Medicating ADHD with Music Therapy

A Guide to ADHD and How Music Therapy Can Help

You’ve probably heard of ADHD because it is one of the most common neurodevelopmental disorders. What you might not have heard of, though, is that music therapy has been proven effective in helping those diagnosed.

In this post, we will be taking a look at:

  • What is ADHD?
  • ADHD in Children
  • ADHD in Adults

And how music therapy is a valid form of treatment.

What is ADHD?

ADHD (Attention-Deficit/Hyperactivity Disorder) is characterized by long-term inattention and impulsivity -- otherwise known as a lack of focus and excessive fidgeting. ADHD can be caused by anything from low birth weight to brain injury -- although research suggests genetic factors have a lot to do with it.

According to the CDC, ADHD can be categorized into three different types:

  • Predominantly Inattentive Presentation: showing more of the inattentive symptoms
  • Predominantly Hyperactive-Impulsive Presentation: showing more of the impulsive symptoms
  • Combined Presentation: Both types are seen within the patient


A woman in a black shirt presses her hands to her temple, while imagining scribbles.
ADHD may be accompanied by mood disorders. Image courtesy of Easy Health Options.

Symptoms of ADHD

If any of the following symptoms have occurred six times (or five times for adults) over the last six months, you may have ADHD.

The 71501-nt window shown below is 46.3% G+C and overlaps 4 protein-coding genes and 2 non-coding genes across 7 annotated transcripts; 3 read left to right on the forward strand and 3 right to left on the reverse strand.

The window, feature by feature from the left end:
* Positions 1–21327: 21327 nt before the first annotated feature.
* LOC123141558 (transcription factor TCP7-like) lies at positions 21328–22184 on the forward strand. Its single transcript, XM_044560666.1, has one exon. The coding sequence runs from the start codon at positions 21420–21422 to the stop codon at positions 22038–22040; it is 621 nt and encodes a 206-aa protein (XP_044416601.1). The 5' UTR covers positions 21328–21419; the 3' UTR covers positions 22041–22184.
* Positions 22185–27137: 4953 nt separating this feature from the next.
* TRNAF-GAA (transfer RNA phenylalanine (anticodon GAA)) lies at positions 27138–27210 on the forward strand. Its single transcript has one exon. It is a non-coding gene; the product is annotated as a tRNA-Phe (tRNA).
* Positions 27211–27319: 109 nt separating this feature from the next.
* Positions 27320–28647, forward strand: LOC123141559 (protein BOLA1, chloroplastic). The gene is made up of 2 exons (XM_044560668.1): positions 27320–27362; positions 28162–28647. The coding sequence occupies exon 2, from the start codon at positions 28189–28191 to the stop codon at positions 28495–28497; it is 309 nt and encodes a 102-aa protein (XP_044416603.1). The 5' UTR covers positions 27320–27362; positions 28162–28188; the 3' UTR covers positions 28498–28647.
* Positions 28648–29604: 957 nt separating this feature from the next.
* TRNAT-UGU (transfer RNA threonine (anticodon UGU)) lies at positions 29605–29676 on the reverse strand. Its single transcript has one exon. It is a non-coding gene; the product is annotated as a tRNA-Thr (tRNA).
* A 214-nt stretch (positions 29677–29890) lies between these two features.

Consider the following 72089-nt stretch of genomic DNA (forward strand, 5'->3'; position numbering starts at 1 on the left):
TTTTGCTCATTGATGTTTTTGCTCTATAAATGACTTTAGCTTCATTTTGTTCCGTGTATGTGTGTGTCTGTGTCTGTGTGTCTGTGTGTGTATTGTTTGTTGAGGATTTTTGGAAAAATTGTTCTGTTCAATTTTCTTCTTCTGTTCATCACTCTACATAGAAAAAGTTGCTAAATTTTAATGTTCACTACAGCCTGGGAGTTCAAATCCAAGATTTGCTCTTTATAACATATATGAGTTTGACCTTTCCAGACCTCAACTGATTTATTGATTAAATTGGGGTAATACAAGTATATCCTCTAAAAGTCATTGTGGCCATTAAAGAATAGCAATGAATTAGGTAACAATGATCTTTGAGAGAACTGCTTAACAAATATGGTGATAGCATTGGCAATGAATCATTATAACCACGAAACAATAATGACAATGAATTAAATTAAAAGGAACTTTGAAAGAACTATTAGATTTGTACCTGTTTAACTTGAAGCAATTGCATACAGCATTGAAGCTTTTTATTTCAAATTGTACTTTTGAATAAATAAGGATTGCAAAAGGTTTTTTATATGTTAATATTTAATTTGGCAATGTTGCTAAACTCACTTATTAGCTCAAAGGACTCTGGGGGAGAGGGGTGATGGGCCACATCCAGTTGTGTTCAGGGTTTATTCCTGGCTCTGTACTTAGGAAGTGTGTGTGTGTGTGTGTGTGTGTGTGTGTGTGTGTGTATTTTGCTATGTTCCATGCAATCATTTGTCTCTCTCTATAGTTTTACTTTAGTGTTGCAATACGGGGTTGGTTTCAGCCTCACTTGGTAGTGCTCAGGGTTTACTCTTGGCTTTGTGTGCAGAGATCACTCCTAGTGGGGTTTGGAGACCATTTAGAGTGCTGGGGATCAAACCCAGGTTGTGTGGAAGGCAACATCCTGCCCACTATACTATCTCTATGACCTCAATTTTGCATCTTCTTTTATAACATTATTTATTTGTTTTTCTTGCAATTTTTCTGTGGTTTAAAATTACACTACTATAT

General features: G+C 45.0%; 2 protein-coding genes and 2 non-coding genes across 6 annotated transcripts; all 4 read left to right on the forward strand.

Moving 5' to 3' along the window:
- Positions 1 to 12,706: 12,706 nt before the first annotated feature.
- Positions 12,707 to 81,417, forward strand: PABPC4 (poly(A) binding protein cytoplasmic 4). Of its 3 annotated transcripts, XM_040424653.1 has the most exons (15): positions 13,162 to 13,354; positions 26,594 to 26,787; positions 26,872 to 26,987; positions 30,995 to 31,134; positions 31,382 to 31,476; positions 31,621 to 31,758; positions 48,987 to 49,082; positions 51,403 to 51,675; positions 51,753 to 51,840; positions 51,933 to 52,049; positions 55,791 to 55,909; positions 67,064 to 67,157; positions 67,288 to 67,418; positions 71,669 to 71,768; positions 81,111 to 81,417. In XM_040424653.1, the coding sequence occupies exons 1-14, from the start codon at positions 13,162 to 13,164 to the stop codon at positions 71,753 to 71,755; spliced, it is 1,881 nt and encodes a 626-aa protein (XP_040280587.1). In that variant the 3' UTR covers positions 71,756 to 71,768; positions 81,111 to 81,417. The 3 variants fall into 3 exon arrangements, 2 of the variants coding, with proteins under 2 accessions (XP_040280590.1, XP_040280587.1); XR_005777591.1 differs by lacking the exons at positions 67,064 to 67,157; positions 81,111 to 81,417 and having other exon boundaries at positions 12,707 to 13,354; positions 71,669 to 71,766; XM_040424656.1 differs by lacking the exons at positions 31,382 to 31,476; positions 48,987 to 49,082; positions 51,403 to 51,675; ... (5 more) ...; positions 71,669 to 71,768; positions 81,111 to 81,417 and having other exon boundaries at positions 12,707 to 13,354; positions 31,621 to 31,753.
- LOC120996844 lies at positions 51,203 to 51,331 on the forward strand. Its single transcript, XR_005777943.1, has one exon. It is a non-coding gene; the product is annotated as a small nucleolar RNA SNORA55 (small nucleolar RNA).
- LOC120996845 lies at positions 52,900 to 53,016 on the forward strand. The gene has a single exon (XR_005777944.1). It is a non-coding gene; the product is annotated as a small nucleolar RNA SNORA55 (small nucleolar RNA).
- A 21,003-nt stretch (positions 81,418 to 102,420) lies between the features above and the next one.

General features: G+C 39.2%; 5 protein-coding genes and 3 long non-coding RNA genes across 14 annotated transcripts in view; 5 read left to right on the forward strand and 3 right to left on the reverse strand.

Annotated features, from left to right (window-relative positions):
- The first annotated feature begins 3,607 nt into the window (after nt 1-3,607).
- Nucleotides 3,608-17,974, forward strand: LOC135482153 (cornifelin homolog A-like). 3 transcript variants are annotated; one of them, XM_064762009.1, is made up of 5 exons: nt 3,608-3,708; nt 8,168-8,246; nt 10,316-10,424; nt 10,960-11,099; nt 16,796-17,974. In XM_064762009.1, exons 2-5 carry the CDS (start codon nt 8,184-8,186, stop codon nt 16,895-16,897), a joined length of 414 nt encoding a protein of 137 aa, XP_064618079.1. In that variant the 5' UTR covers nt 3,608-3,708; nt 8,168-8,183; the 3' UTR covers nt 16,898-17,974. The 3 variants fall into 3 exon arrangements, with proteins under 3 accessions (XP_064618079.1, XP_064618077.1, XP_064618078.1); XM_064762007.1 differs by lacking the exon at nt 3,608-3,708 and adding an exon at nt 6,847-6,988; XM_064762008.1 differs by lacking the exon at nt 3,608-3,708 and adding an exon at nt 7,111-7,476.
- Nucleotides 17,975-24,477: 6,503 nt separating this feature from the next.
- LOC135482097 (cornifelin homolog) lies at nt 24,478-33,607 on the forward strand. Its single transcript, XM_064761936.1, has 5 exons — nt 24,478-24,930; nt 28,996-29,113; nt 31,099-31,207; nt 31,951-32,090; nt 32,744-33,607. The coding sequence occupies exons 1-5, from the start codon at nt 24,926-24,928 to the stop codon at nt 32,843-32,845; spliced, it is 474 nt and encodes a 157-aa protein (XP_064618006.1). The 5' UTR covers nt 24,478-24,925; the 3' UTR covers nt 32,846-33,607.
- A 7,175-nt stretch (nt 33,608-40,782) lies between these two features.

Predominantly Inattentive Presentation:

  • Makes careless mistakes in school or at work/doesn’t pay attention to detail
  • Has a hard time focusing on tasks or activities
  • Daydreams often
  • Does not follow instructions
  • May start tasks quickly but does not complete them
  • Disorganized
  • Avoids or dislikes tasks that require sustained mental effort
  • Often misplaces items
  • Easily distracted
  • Forgets prior engagements such as doing chores, returning phone calls, keeping appointments

Hyperactive/impulsive type:

  • Fidgets with hands or feet, or squirms in seat
  • Runs or climbs where it is inappropriate
  • Unable to play or do leisure activities quietly
  • Always driven
  • Talks more than normal
  • Impatient when listening or waiting inline

There is no medical test to determine if someone has ADHD but by gathering information and comparing it to these symptoms, a healthcare professional may be able to diagnose.

Online tests like this one can help you decide if you need to take further steps.

ADHD in Children

ADHD is most frequently seen in children, and it can impact their lives greatly.

Since ADHD is an attention disorder, it obviously gets in the way of having a normal education. Many kids may find themselves zoning out in class and missing a math lesson or hearing the bell ring before they’ve finished their test. School is the exact opposite of what a person with ADHD wants to do -- it requires you to sit still, listen, and be quiet.


A little boy with ADHD is bored with his school work.
Many schools have educational programs for children with ADHD. Image courtesy of Harvard Health Publishing.

Luckily treatments, such as music therapy, can help a diagnosed child thrive at school.

Not all side effects of ADHD will interrupt your child’s day-to-day life -- in fact, some may help them. Children with ADHD are said to be more:

  • Creative
  • Motivated
  • Enthusiastic
  • Flexible (schedule)

ADHD’s Effect in Adults